President Biden’s multi-trillion dollar “Build Back Better” is garnering pushback from religious groups as it becomes clear that the benefits slated to help preschool children come with strings attached: in order to access the federal funding, the daycare programs must include LGBT indoctrination.
Build Back Better LGBT
The White House’s “Fact Sheet” claims that the program will provide universal preschool:
“President Biden’s plan offers access to free preschool for all 3- and 4-year old children, providing parents access to high-quality programs in the setting of their choice, from schools to child care providers and community-based organizations to Head Start.”
Critics of the bill say, that faith-based facilities that affirm biblical beliefs on marriage and gender would not be able to participate because they do not hold to LGBT ideology.
A report in the New York Times noted that faith-based educational institutions representing more than half of child care programs in theUS may not qualify as the bill contains a “nondiscrimination provision”. According to the New York Times, the bill’s provisions would “force them to choose between participating in the child care initiative and continuing to teach religious content, convene all-boys or all-girls programs, or give preferences in hiring or admissions to people of their religion.”
Under the current legislation, Christian, Catholic, and Jewish child care centers are not bound by federal nondiscrimination laws. The new legislation changes this.
The bill will provide approximately $ 400 billion to help the state build a universal kindergarten and affordable childcare program in six years. This is intended to ensure that the majority of families (four-person households with incomes of up to $ 300,000) spend less than 7% of their income on childcare. Families who earn less than 75% of the state’s median income will pay nothing.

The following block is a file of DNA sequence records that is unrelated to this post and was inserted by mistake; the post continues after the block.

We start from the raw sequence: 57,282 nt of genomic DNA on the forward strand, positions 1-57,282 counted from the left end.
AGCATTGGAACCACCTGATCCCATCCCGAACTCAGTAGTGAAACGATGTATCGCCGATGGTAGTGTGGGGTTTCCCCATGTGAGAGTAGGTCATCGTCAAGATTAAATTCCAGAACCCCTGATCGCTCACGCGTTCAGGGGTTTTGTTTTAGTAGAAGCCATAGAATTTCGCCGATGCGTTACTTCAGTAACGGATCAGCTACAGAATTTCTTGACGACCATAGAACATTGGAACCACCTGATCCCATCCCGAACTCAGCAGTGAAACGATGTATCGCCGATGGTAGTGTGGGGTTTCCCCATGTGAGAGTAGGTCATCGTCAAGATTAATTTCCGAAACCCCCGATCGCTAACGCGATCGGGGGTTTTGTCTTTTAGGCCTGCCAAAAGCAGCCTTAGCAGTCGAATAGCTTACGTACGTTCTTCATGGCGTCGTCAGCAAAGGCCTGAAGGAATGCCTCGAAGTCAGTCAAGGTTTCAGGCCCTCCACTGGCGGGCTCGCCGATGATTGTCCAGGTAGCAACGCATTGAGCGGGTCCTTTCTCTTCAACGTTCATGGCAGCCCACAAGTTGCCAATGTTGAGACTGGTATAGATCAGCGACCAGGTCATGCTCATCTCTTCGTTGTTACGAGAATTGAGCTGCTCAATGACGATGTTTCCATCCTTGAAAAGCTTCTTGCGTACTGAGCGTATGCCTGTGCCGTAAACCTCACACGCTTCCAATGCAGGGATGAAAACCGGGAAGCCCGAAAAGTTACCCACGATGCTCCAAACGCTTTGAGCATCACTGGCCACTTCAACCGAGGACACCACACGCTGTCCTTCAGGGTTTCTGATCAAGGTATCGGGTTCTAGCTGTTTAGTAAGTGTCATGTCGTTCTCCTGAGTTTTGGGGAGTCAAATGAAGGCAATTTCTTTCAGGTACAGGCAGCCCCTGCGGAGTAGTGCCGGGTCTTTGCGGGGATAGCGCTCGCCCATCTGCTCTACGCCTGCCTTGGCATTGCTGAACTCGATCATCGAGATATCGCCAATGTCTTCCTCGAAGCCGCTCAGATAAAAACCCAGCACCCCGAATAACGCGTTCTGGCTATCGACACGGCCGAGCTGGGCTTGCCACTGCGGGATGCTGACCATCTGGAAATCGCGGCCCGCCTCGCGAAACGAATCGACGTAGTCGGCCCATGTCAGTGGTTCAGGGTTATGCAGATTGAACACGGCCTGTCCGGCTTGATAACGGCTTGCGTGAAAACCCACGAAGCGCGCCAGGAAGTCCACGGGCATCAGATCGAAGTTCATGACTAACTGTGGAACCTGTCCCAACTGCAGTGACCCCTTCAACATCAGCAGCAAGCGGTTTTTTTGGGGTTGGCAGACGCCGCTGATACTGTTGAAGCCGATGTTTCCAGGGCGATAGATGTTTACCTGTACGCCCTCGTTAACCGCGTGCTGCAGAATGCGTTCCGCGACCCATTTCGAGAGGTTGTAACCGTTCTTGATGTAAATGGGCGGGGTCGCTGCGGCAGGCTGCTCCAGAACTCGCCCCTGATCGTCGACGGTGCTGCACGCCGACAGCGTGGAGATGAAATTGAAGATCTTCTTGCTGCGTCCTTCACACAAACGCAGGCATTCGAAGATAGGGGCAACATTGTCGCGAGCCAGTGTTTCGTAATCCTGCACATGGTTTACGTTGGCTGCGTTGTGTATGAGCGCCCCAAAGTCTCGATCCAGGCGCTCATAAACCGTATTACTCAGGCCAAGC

Stiff multi-faith opposition
Alliance Defending Freedom last week released a statement criticizing the bill’s language. ADF’s Zach Pruitt said the bill “contains funding provisions and new grant programs that are likely to exclude many faith-based childcare providers while cutting funding to existing childcare programs currently being utilized by many faith-based providers.” This, he said, “jeopardizes the freedom of parents to send their children to childcare programs that align with their religious beliefs.”
The United States Conference of Catholic Bishops (USCCB) said the bill’s provisions are a “departure from the approach in existing federal programs” and present “new and troubling compliance obligations.”
“This will effectively exclude many faith-based providers from participation (or in some already existing state-based programs, continued participation), thereby severely limiting options for families, and suppressing a mixed delivery system,” the USCCB said.
Albert Mohler, president of Southern Baptist Theological Seminary, emphasized that the bill threatens religious people of all faiths.
“It may be true that there would be many Christians who would say, ‘Well, this isn’t about me. It’s not about my interest. It’s not about my religious organization or favorite institution,'” said Mohler. “Just understand profoundly that if they’re coming with this revolution for the Orthodox Jewish preschool, they’re coming for yours as well.”
Anti-religious politics in Israeli daycare
It is interesting to note that daycare is also a political battleground in Israel with the battle lines drawn along religious lines. In July, Finance Minister Avigdor Liberman established new guidelines for subsidized daycare of children aged 0-3. The new guidelines stipulated that in order to qualify for government subsidies, both parents must be either employed or study full time at an academic institution. The new guidelines exclude parents who learn in religious institutions. Many Orthodox and Haredi men study full-time in yeshiva.
The Finance Ministry added that in order to be eligible for subsidies in instances where the spouse does not work, he or she must acquire education or skill that will enable future integration in the labor market, such as a bachelor’s degree, certificate studies, nursing, vocational training and teaching certificate. Currently, 23,000 families are receiving the daycare subsidy on the grounds that at least one parent is studying. The new rules will mean that just 1,500 of those families will still be eligible.